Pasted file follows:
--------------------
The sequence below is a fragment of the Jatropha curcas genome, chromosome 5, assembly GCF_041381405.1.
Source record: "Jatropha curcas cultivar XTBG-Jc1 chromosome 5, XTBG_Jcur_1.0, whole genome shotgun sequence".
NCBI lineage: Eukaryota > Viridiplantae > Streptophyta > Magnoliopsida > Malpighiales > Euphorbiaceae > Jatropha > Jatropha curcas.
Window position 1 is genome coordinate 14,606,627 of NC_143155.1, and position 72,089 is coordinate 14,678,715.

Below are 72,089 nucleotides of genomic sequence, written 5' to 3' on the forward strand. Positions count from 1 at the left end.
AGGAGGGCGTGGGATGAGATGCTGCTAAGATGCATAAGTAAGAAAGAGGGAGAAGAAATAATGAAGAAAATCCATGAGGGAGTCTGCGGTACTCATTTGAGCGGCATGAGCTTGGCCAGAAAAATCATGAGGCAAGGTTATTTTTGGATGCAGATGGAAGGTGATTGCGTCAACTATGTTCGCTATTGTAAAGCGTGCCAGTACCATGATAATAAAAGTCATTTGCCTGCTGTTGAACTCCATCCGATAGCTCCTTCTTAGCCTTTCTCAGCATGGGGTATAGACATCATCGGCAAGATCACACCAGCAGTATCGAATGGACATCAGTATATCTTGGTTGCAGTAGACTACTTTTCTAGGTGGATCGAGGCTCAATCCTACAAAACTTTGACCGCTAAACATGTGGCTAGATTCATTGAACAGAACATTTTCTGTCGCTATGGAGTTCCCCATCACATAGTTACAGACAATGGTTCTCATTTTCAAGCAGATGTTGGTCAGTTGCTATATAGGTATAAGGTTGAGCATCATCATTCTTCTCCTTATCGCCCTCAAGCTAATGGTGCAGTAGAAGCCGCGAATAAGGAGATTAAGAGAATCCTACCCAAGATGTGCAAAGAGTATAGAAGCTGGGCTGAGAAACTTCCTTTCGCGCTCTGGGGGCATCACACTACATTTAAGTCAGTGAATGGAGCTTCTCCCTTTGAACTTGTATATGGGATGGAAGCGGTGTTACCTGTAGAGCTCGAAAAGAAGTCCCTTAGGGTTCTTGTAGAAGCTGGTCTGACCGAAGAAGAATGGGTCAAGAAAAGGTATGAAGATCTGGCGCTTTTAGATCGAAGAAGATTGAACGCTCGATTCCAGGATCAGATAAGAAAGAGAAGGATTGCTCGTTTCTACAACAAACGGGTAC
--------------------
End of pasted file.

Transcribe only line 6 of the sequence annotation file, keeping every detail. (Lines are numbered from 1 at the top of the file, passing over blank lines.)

AGGAGGGCGTGGGATGAGATGCTGCTAAGATGCATAAGTAAGAAAGAGGGAGAAGAAATAATGAAGAAAATCCATGAGGGAGTCTGCGGTACTCATTTGAGCGGCATGAGCTTGGCCAGAAAAATCATGAGGCAAGGTTATTTTTGGATGCAGATGGAAGGTGATTGCGTCAACTATGTTCGCTATTGTAAAGCGTGCCAGTACCATGATAATAAAAGTCATTTGCCTGCTGTTGAACTCCATCCGATAGCTCCTTCTTAGCCTTTCTCAGCATGGGGTATAGACATCATCGGCAAGATCACACCAGCAGTATCGAATGGACATCAGTATATCTTGGTTGCAGTAGACTACTTTTCTAGGTGGATCGAGGCTCAATCCTACAAAACTTTGACCGCTAAACATGTGGCTAGATTCATTGAACAGAACATTTTCTGTCGCTATGGAGTTCCCCATCACATAGTTACAGACAATGGTTCTCATTTTCAAGCAGATGTTGGTCAGTTGCTATATAGGTATAAGGTTGAGCATCATCATTCTTCTCCTTATCGCCCTCAAGCTAATGGTGCAGTAGAAGCCGCGAATAAGGAGATTAAGAGAATCCTACCCAAGATGTGCAAAGAGTATAGAAGCTGGGCTGAGAAACTTCCTTTCGCGCTCTGGGGGCATCACACTACATTTAAGTCAGTGAATGGAGCTTCTCCCTTTGAACTTGTATATGGGATGGAAGCGGTGTTACCTGTAGAGCTCGAAAAGAAGTCCCTTAGGGTTCTTGTAGAAGCTGGTCTGACCGAAGAAGAATGGGTCAAGAAAAGGTATGAAGATCTGGCGCTTTTAGATCGAAGAAGATTGAACGCTCGATTCCAGGATCAGATAAGAAAGAGAAGGATTGCTCGTTTCTACAACAAACGGGTAC